“I think Americans should sleep well at night, have no concerns about this particular rhetoric of the last few days,” Mr. Tillerson said as his plane stopped to refuel in Guam, the very island that North Korea threatened to target. He added, “Nothing I have seen and nothing I know of would indicate that the situation has dramatically changed in the last 24 hours.”
It is understandable that Tillerson wants to back away from the alarming rhetoric that the president used earlier this week, but this points to the key problem with the rhetoric and reminds us of the slapdash, dysfunctional way that this administration conducts its foreign policy. If Americans should “have no concerns about this particular rhetoric,” neither should North Korea, and so Trump’s threat was meaningless bluster that should never have been uttered in public. The U.S. shouldn’t make threats that it isn’t prepared to carry out, but threatening to attack North Korea is a deranged thing to do in any case, so there is no excuse for what Trump did. The trouble here isn’t just that Trump made an irresponsible and dangerous threat that he would have to be out of his mind to follow through on, but he still doesn’t grasp  why he shouldn’t have done it:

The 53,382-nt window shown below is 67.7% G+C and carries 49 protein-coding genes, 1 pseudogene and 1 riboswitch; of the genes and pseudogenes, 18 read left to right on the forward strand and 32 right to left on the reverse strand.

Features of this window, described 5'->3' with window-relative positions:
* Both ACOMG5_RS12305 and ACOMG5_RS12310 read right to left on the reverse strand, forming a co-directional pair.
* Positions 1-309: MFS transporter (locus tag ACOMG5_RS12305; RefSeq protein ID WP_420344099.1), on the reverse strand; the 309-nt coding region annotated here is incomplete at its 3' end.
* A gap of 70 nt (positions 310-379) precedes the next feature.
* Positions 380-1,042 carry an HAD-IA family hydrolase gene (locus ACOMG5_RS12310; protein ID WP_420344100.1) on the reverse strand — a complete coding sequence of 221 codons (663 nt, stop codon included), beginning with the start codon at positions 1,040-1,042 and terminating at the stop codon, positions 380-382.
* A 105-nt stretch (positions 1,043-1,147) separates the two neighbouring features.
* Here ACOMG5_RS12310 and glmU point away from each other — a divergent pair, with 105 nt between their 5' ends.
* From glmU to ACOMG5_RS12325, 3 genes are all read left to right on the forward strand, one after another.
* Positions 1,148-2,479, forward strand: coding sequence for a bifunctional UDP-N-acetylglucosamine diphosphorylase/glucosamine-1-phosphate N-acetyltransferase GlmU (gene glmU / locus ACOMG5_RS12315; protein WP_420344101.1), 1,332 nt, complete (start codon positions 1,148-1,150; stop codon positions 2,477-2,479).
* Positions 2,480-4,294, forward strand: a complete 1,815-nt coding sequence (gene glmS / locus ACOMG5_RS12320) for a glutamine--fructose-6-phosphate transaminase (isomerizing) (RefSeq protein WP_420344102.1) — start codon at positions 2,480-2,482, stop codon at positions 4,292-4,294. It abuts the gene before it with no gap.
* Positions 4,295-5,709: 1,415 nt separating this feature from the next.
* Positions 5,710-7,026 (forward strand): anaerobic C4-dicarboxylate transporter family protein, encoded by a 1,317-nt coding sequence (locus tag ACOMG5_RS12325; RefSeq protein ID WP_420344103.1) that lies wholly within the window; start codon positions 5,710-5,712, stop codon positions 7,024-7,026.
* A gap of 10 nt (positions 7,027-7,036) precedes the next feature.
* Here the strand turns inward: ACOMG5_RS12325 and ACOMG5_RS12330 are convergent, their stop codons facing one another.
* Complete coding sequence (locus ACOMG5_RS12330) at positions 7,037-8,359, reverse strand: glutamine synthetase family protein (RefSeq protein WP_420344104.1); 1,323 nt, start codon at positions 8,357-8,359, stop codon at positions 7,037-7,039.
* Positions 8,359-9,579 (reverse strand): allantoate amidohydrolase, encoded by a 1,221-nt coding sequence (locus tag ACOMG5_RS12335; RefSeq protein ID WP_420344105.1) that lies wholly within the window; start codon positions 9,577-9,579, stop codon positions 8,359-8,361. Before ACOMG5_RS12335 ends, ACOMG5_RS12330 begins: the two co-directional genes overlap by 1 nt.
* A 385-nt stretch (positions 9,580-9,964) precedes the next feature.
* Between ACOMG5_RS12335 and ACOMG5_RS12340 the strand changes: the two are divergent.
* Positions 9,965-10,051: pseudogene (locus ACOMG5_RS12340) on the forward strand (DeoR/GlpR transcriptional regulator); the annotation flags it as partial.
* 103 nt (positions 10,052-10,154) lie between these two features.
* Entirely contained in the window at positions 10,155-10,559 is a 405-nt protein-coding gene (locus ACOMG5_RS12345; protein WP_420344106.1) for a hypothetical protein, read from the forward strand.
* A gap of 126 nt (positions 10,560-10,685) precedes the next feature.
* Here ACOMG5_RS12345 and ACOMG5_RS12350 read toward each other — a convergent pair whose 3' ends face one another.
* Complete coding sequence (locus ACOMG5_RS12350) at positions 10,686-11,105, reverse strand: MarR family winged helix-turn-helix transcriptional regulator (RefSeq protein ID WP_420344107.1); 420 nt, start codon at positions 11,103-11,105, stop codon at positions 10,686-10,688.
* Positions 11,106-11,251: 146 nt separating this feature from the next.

For his part, Mr. Trump seemed pleased with the uproar caused by his remarks, and was in good spirits on Wednesday.
Unfortunately, Tillerson’s reassurances con’t carry as much weight when we know that the president didn’t coordinate this statement with anyone else , and none of his national security officials expected him to say anything like this. We have seen how Tillerson and Trump repeatedly contradict one another on various issues, so it is never clear when we should take Tillerson’s statements as a reliable guide to what U.S. policy is at any given moment.
When foreign governments already doubt Tillerson speaks for the president, it hardly helps when he has to minimize or dismiss the content of what the president says because the president’s statements are so irresponsible and inflammatory. Tillerson reinterpreted  Trump’s obvious threat of attack to mean that “the president just wanted to be clear to the North Korean regime on the U.S. unquestionable ability to defend itself . . . and its allies,” but in order to believe that you have to ignore everything Trump said, and that is what Tillerson is asking us to do.
This is part of a worrisome pattern with how U.S. foreign policy is run now: administration officials aren’t kept in the loop, the president doesn’t consult with them ahead of time, and he throws rhetorical bombs that then force them to clean up the mess that he creates. Maybe it will be a random insult directed at an ally, maybe it will be a reckless threat against an adversary, or maybe it will be an unnecessary intervention in a foreign crisis. None of these is desirable, but the bigger problem is that Trump is making it all up on his own off the cuff without any advance warning to the rest of the government or preparation for the likely consequences. That would be bad enough if Trump actually knew something about any of the things he is talking about, but his impulsiveness is matched only by his remarkable lack of understanding of the foreign policy issues in question.